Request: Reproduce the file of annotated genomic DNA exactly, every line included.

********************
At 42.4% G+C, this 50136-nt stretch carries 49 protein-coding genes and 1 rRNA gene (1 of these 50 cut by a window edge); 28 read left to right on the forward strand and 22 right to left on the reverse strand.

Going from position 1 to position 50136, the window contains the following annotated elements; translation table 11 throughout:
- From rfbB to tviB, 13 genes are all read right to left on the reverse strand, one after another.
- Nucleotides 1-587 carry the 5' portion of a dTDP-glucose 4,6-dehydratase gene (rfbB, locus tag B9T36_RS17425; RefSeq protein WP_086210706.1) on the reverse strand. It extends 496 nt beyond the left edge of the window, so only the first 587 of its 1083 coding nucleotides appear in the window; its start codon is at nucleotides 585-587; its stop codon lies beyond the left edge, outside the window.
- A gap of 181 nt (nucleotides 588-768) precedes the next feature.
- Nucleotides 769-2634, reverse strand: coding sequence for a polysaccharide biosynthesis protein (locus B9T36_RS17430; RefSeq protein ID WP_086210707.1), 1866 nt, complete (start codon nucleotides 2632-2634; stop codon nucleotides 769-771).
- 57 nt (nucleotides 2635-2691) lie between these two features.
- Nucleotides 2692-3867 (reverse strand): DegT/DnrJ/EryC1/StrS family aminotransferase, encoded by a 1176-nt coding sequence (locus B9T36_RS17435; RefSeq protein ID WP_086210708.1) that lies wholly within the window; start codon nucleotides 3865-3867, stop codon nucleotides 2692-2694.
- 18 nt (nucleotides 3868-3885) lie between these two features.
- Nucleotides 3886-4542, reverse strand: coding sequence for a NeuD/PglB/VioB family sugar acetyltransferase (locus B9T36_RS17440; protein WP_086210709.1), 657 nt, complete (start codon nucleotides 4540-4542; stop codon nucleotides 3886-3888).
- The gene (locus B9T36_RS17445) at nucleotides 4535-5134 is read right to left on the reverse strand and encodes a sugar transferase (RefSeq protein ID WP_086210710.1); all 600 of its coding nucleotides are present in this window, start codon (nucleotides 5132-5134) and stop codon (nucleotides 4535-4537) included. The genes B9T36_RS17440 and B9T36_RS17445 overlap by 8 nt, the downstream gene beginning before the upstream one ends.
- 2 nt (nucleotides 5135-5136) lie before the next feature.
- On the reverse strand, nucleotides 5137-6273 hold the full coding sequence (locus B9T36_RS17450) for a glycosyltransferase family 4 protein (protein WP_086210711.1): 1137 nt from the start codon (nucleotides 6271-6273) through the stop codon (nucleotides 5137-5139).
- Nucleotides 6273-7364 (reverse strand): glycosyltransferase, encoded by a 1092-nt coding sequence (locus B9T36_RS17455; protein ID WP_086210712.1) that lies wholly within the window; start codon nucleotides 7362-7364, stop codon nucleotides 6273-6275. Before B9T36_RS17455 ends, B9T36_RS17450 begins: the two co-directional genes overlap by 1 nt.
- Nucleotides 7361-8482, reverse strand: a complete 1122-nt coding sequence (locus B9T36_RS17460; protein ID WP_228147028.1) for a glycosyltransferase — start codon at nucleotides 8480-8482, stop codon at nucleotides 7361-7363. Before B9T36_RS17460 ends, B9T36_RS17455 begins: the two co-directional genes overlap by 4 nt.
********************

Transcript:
At 42.4% G+C, this 50136-nt stretch carries 49 protein-coding genes and 1 rRNA gene (1 of these 50 cut by a window edge); 28 read left to right on the forward strand and 22 right to left on the reverse strand.

Going from position 1 to position 50136, the window contains the following annotated elements; translation table 11 throughout:
- From rfbB to tviB, 13 genes are all read right to left on the reverse strand, one after another.
- Nucleotides 1-587 carry the 5' portion of a dTDP-glucose 4,6-dehydratase gene (rfbB, locus tag B9T36_RS17425; RefSeq protein WP_086210706.1) on the reverse strand. It extends 496 nt beyond the left edge of the window, so only the first 587 of its 1083 coding nucleotides appear in the window; its start codon is at nucleotides 585-587; its stop codon lies beyond the left edge, outside the window.
- A gap of 181 nt (nucleotides 588-768) precedes the next feature.
- Nucleotides 769-2634, reverse strand: coding sequence for a polysaccharide biosynthesis protein (locus B9T36_RS17430; RefSeq protein ID WP_086210707.1), 1866 nt, complete (start codon nucleotides 2632-2634; stop codon nucleotides 769-771).
- 57 nt (nucleotides 2635-2691) lie between these two features.
- Nucleotides 2692-3867 (reverse strand): DegT/DnrJ/EryC1/StrS family aminotransferase, encoded by a 1176-nt coding sequence (locus B9T36_RS17435; RefSeq protein ID WP_086210708.1) that lies wholly within the window; start codon nucleotides 3865-3867, stop codon nucleotides 2692-2694.
- 18 nt (nucleotides 3868-3885) lie between these two features.
- Nucleotides 3886-4542, reverse strand: coding sequence for a NeuD/PglB/VioB family sugar acetyltransferase (locus B9T36_RS17440; protein WP_086210709.1), 657 nt, complete (start codon nucleotides 4540-4542; stop codon nucleotides 3886-3888).
- The gene (locus B9T36_RS17445) at nucleotides 4535-5134 is read right to left on the reverse strand and encodes a sugar transferase (RefSeq protein ID WP_086210710.1); all 600 of its coding nucleotides are present in this window, start codon (nucleotides 5132-5134) and stop codon (nucleotides 4535-4537) included. The genes B9T36_RS17440 and B9T36_RS17445 overlap by 8 nt, the downstream gene beginning before the upstream one ends.
- 2 nt (nucleotides 5135-5136) lie before the next feature.
- On the reverse strand, nucleotides 5137-6273 hold the full coding sequence (locus B9T36_RS17450) for a glycosyltransferase family 4 protein (protein WP_086210711.1): 1137 nt from the start codon (nucleotides 6271-6273) through the stop codon (nucleotides 5137-5139).
- Nucleotides 6273-7364 (reverse strand): glycosyltransferase, encoded by a 1092-nt coding sequence (locus B9T36_RS17455; protein ID WP_086210712.1) that lies wholly within the window; start codon nucleotides 7362-7364, stop codon nucleotides 6273-6275. Before B9T36_RS17455 ends, B9T36_RS17450 begins: the two co-directional genes overlap by 1 nt.
- Nucleotides 7361-8482, reverse strand: a complete 1122-nt coding sequence (locus B9T36_RS17460; protein ID WP_228147028.1) for a glycosyltransferase — start codon at nucleotides 8480-8482, stop codon at nucleotides 7361-7363. Before B9T36_RS17460 ends, B9T36_RS17455 begins: the two co-directional genes overlap by 4 nt.